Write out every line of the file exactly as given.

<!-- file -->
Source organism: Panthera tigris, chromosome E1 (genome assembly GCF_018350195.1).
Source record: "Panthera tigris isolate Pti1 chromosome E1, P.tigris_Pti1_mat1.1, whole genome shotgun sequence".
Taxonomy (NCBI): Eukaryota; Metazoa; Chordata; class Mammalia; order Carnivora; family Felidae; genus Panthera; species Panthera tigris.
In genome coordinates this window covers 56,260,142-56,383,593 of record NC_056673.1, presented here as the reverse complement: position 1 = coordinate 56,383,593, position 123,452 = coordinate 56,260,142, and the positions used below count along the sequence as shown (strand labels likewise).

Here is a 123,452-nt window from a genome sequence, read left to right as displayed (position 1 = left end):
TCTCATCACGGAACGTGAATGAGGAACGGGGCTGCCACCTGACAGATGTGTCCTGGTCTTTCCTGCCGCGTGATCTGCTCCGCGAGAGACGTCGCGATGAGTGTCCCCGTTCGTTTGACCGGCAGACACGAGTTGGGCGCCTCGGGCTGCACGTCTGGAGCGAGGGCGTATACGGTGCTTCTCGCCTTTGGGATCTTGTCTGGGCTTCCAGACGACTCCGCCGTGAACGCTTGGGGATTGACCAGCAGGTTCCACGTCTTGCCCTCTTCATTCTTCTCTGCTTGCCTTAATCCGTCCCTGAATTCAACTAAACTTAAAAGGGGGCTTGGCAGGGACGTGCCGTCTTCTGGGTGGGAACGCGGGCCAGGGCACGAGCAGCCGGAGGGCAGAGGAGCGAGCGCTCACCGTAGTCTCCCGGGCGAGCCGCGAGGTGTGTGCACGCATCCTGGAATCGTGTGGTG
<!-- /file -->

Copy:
Source organism: Panthera tigris, chromosome E1 (genome assembly GCF_018350195.1).
Source record: "Panthera tigris isolate Pti1 chromosome E1, P.tigris_Pti1_mat1.1, whole genome shotgun sequence".
Taxonomy (NCBI): Eukaryota; Metazoa; Chordata; class Mammalia; order Carnivora; family Felidae; genus Panthera; species Panthera tigris.
In genome coordinates this window covers 56,260,142-56,383,593 of record NC_056673.1, presented here as the reverse complement: position 1 = coordinate 56,383,593, position 123,452 = coordinate 56,260,142, and the positions used below count along the sequence as shown (strand labels likewise).

Here is a 123,452-nt window from a genome sequence, read left to right as displayed (position 1 = left end):
TCTCATCACGGAACGTGAATGAGGAACGGGGCTGCCACCTGACAGATGTGTCCTGGTCTTTCCTGCCGCGTGATCTGCTCCGCGAGAGACGTCGCGATGAGTGTCCCCGTTCGTTTGACCGGCAGACACGAGTTGGGCGCCTCGGGCTGCACGTCTGGAGCGAGGGCGTATACGGTGCTTCTCGCCTTTGGGATCTTGTCTGGGCTTCCAGACGACTCCGCCGTGAACGCTTGGGGATTGACCAGCAGGTTCCACGTCTTGCCCTCTTCATTCTTCTCTGCTTGCCTTAATCCGTCCCTGAATTCAACTAAACTTAAAAGGGGGCTTGGCAGGGACGTGCCGTCTTCTGGGTGGGAACGCGGGCCAGGGCACGAGCAGCCGGAGGGCAGAGGAGCGAGCGCTCACCGTAGTCTCCCGGGCGAGCCGCGAGGTGTGTGCACGCATCCTGGAATCGTGTGGTG